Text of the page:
People tell me I am—I have been involved with starting two organizations—but for some reason, I can’t stomach calling myself an entrepreneur. I have many entrepreneurial friends who are wonderful people motivated by making the world a better place, having a flexible work life/balance, or pursuing an idea they are passionate about. But to me, they don’t fit the entrepreneur archetype that’s stuck in my mind.
It reminds me of sport coats with jeans, whiteboards with primary-color diagrams strewn about. It brings up images of Silicon Valley—where I’ve never been—and the endless churn of innovation, profit, innovation, profit, innovation, profit. When I think “entrepreneur,” I think slick, hype, exclusivity, excess, greed.
Entrepreneurship has been corrupted. I don’t know when—maybe it was with the release of the film the Social Network, maybe it was the tech bubble of the 1990s— but entrepreneurship has become a lifestyle, rather then a means to an end. It’s now “cool” to be an entrepreneur. People are drawn to the entrepreneurial scene, and there are countless conferences on entrepreneurship and “innovation” to fill this desire. Search around the internet for just a few minutes and you’ll find too many blogs spewing advice on how to start your business and grow it—without care to the most important question an entrepreneur should ask: “Why create in the first place?”
Entrepreneurship is all about solving problems. Finding a need in society and filling it. This is why I see no distinction between social entrepreneurship and entrepreneurship—if you are a moral individual, your offering as an entrepreneur by definition will solve some kind of societal problem, whether that’s clean water accessibility in Zambia or ease of sharing photos amongst your friends.
But now we have a fetishization of the entrepreneurial lifestyle, with people wanting to quit their jobs because they think it’d be fun to go out and start their own company—or worse, they think they should go out and start their own company. They see entrepreneurship as a symbol of honor, a badge of courage. It isn’t. It’s one way of many to get stuff done.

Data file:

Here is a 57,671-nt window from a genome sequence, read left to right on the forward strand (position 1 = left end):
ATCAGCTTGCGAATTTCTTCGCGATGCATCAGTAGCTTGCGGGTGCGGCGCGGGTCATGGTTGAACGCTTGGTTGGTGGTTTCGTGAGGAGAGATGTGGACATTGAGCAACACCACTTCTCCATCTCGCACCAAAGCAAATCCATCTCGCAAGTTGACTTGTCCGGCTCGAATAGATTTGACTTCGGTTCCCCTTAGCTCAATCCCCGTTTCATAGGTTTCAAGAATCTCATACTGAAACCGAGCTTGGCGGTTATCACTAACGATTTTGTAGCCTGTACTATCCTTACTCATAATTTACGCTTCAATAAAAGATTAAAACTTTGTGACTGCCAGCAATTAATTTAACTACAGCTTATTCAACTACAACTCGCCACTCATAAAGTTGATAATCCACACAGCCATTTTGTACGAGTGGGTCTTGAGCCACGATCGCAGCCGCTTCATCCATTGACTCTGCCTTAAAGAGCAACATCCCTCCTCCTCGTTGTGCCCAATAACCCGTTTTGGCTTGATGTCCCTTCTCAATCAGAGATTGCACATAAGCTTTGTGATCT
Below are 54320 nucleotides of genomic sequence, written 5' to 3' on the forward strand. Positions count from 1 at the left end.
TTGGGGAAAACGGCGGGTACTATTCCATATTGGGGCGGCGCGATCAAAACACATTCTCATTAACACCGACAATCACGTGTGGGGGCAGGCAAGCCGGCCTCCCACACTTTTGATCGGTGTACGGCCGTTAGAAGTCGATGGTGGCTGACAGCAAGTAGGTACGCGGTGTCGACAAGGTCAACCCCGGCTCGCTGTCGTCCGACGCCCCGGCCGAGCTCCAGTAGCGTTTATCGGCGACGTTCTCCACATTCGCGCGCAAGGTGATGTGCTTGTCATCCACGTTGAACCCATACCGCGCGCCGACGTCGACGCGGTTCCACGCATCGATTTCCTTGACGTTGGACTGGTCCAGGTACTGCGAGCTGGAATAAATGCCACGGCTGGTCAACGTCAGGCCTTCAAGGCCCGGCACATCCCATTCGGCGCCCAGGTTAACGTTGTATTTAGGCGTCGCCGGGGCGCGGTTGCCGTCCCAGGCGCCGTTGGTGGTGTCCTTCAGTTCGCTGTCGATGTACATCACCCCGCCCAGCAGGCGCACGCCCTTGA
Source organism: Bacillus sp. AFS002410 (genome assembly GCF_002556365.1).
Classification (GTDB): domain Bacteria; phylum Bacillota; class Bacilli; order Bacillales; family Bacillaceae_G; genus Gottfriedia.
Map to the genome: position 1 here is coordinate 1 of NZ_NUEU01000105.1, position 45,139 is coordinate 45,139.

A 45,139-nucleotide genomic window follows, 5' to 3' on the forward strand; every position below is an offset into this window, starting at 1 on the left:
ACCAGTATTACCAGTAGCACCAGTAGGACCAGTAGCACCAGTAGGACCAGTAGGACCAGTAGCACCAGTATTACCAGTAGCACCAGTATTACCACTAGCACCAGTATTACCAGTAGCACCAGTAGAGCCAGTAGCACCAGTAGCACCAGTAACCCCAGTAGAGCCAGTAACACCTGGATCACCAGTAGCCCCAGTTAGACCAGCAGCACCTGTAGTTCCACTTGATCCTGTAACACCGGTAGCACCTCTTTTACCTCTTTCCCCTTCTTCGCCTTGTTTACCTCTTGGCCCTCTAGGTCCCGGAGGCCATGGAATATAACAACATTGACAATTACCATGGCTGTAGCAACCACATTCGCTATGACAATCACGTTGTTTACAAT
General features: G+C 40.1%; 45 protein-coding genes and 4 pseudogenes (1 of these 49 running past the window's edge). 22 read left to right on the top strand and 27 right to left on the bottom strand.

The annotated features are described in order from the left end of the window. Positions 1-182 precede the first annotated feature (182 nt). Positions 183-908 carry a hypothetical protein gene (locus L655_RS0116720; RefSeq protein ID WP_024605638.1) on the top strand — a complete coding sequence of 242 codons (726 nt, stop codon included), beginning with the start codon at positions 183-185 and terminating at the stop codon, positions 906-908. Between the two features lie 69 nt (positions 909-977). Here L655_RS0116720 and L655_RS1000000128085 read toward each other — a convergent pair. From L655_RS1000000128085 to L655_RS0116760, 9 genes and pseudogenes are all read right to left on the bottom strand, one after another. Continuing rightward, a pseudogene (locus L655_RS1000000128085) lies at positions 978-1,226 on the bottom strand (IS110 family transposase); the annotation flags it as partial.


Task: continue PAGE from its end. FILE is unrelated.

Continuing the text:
For example, myself. I’ve helped create two organizations, but I didn’t set out to found anything. Instead, I saw needs and tried to do the best I could to fill them. In college, I realized that there wasn’t a lot of discussion or awareness about microfinance among the student body. I brought some friends together and we started what is now the Social Entrepreneurs of Grinnell, which has loaned out over $50,000. After I graduated, I became fed up with the blogs I was reading focused on sector-specific social change and decided there needed to be a place to discuss social change from all perspectives. What came from that need is now UnSectored, where we partner with organizations to help them critically examine issues related to their work.
Of course, there are many different ways to solve these problems. You don’t have to start a new organization to fill a need. Intrapreneurship harnesses the existing resources of organizations to develop new products and services. Cross-sector collaboration and public-private partnerships combine the strengths of different organizations and sectors to offer new services, improve communities, or research and develop new products. Community organizing leverages the power of individuals to push other actors into changing behavior.
These are all options for you if you want to change something. (And it’s totally cool if you do not—as long as you aren’t hurting people, I’m not going to tell you how to live your life.) But if you do, I ask that you continue to ask this question of yourself: What am I trying to solve? Let that be your guiding path, not what seems cool or interesting. Stick to this question and maybe we can re-claim entrepreneurship for its true purpose: Solving problems.
Until then, I think that dirty feeling I get whenever I hear the word will stick around.
Photo credit: Mark Darnell